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Is there a point when exercise becomes ‘unhealthy’?

Kate Freeman

What?! How can you even ask that question? Aren’t you a healthy lifestyle ambassador?

Yes, I am! Well, I’d like to think that I am. And yes, it’s true. There is a point where exercise actually becomes detrimental to your health.

Before you get all cross at me and give up your daily gym routine hear me out.

I’ve spent quite a bit of time lately engrossed in some scientific literature whilst researching the link between exercise and immunity for a client. And what I found was very interesting. Check out Episode Six of The Daily Dollop below for what I found!

For more of The Daily Dollop click here!

Moderate, regular exercise is good for you

Exercise, defined as planned activity to move your body and increase your heart-rate, if done regularly and at a moderate level, boosts your immune system.

See, it’s not all bad news, put those runners back on!

Exercise is good for you for a number of reasons:

  • Exercise reduces inflammation in the body, which is thought to be a pre-curser of disease.
  • Exercise boosts the innate immune system, specifically the white blood cells that fight off infection.
  • Exercise improves physical strength and fitness.
  • Exercise improves your blood sugar regulation and consequently decreases your risk of insulin resistance and type 2 diabetes.
  • Exercise boosts your metabolism and helps strengthen your bones.

It’s pretty awesome!

The key to these benefits: You’ve got to do it regularly, so most days of the week and ata moderate level.

There’s that word moderation again. What does that actually mean? By definition, the word moderation means to not doing anything to excess or extreme. I’d say that’s a pretty good word to describe the effect that different types of exercise have on our ability to fight disease.

Too much exercise may be unhealthy

A moderate amount of exercise is good for us, but taking it to an extreme level or exercising to excess actually starts to do the opposite and make us more susceptible to catching something nasty!

Excessive levels of exercise, like running a marathon for example, has been shown to decrease immunity and increase susceptibility to upper-respiratory tract infections.

Population research suggests that endurance athletes (runners, cyclists, rowers) are at an increased risk of catching an upper-respiratory tract infection during periods of heavy training and in the 1-2 weeks after a race or competition.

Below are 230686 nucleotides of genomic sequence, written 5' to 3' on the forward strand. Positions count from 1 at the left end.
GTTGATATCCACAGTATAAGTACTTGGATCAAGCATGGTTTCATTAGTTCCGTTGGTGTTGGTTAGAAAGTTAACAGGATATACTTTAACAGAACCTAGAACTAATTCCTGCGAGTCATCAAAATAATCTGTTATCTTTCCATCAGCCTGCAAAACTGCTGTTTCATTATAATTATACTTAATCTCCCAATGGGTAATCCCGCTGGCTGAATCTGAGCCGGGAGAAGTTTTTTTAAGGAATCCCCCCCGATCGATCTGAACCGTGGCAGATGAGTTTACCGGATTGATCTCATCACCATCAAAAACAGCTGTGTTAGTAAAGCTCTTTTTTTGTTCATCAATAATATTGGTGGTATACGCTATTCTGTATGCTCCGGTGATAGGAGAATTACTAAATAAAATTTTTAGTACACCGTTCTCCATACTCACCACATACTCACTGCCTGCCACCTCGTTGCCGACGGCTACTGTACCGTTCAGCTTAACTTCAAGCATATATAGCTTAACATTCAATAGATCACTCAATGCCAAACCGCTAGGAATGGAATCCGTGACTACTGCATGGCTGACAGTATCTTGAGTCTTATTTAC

Research shows us in more detail that after a very heavy strenuous or prolonged exercise session that there is a suppression of your immune system in the hours following, making you more susceptible to viruses and bacteria.

Have you ever run a half-marathon/marathon and then come down with cold or the flu? I have, and it wasn’t pretty. Another time when I first started CrossFit, I was training very intensely from what I was used too. My kids were also in day care at the time. This was a recipe for disaster.

Day care bugs + run down Kate from excessive training = worst flu of my life where I may have fractured a rib from coughing so much! Yep. I’m hard core.

Isn’t it amazing how everything comes back to balance? It’s the goldilocks principle. Not too little, not too much, just right.

If you’re participating in the Canberra Running Festival this weekend, never fear. Your nutrition can actually help decrease the immune suppression that occurs with an exhaustive bout of exercise. Here are a few tips:

  1. Meet your energy needs. You must make sure you’re eating enough. If you’re in an energy deficit, whilst training for a marathon, you’ll have a much higher chance of getting sick. Your energy intake must meet your energy output. If you’re not sure how to do that, you need to seek help.
  1. Adequate carbohydrate intake. Many people are confused about carbohydrates because, let’s be honest, there are soooo many different opinions about it. The reason it’s confusing is because everyone’s carbohydrate needs are different. You’ve got to find the right intake for you. This often takes professional help plus trial and error. You also need to adjust your nutrition if your training levels significantly change. Research shows that adequate consumption of carbohydrate during or after an endurance event decreases the drop in immunity that occurs after a heavy session. So make sure you grab yourself a nice big meal, once the race is over!
  1. Consume adequate vegetables. A by-product of your body burning food for energy (metabolism) is the production of oxygen reactive species, otherwise known as free radicals. No, they’re not an 80s punk band, they’re damaging chemicals that wreak havoc on your cells and DNA. Consuming a diet rich in fruit and vegetables ensures you’re consuming enough anti-oxidants. These chemicals, found in plants, neutralise free-radicals. An adequate intake of these nutritious plant foods can help with recovery, keeping those nasty free radicals at bay. Also nutrients like vitamin C and A are shown to important in keeping your immune system healthy!

Further reading:

Nutrition for endurance runners – The Healthy Eating Hub – By Kate Freeman


Kate Freeman

Kate Freeman is a Registered Nutritionist and the founder and managing director of The Healthy Eating Hub. Kate’s healthy eating philosophy is all about whole, fresh foods, being realistic about life and creating long term healthy eating habits. She doesn’t believe in detoxes, fad diets or quick fixes. Once you’ve finished working with Kate, you’ll be empowered to feed yourself well for the rest of you life! More about the Author

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